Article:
Relative Transverse Strain in Materials with Different Poisson Ratios

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This Demonstration shows the relative transverse strain resulting from a specified axial strain, as described by Poisson's ratio, defined as the negative ratio of transverse strain to axial strain. Tensile strain is considered positive, while compressive strain is considered negative. The definition contains a minus sign so that normal materials have a positive ratio. The value of Poisson's ratio varies from material to material. However, in isotropic materials, Poisson ratios can fall anywhere between the theoretical limits of and . In this Demonstration, you can assign two different values of Poisson's ratio to bars of two different materials (the red and the green cylinders) and observe how these materials respond to the same axial strain. The blue cylinder is a reference representative of an undeformed bar not subject to any strain.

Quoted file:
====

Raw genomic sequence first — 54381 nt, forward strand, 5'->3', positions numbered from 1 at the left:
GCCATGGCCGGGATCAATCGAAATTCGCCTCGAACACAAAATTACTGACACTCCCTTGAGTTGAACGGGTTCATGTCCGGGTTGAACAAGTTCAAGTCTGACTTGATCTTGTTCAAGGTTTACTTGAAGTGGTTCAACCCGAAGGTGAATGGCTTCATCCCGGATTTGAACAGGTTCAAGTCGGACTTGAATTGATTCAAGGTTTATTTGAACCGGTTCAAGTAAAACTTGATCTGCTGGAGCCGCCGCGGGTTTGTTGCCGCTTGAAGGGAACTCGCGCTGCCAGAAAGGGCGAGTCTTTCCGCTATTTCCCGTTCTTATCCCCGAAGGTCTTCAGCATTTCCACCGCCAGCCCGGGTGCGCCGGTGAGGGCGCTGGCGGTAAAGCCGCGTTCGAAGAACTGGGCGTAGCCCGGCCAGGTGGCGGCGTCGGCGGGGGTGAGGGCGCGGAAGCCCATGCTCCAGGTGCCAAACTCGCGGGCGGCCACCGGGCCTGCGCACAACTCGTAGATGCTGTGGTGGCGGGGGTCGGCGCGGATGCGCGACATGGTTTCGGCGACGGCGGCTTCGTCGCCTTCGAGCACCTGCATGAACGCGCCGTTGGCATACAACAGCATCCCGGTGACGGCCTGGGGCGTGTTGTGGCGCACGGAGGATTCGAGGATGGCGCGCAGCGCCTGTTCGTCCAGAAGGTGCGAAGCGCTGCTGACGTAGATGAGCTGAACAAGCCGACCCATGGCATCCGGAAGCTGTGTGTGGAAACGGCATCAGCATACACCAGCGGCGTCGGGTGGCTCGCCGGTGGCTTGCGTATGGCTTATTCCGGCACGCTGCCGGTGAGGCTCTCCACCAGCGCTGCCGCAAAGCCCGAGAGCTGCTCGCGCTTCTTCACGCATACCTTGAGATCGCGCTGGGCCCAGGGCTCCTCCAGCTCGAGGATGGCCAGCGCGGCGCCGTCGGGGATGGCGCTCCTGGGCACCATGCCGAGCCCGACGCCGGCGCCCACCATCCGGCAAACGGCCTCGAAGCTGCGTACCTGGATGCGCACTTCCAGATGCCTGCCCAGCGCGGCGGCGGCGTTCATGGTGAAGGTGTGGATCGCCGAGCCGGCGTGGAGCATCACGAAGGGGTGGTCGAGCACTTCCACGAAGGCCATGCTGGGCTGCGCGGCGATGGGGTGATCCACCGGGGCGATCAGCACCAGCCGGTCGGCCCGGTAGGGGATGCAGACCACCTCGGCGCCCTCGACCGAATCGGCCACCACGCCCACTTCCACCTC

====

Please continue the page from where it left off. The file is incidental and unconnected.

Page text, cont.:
Contributed by: Corey Meyer (June 2015)
Open content licensed under CC BY-NC-SA



The default setting is an axial strain of zero. Moving the slider bar to the right results in equal tensile strain on the red and green cylinders, and moving it to the left results in equal compressive strain on the red and green cylinders. The blue cylinder undergoes no strain. This Demonstration describes only relative dimensional changes of the bars.

Snapshot 1: tension with two positive values of Poisson's ratio

Snapshot 2: compression with one positive and one negative value of Poisson's ratio

Snapshot 3: compression with two positive values of Poisson's ratio

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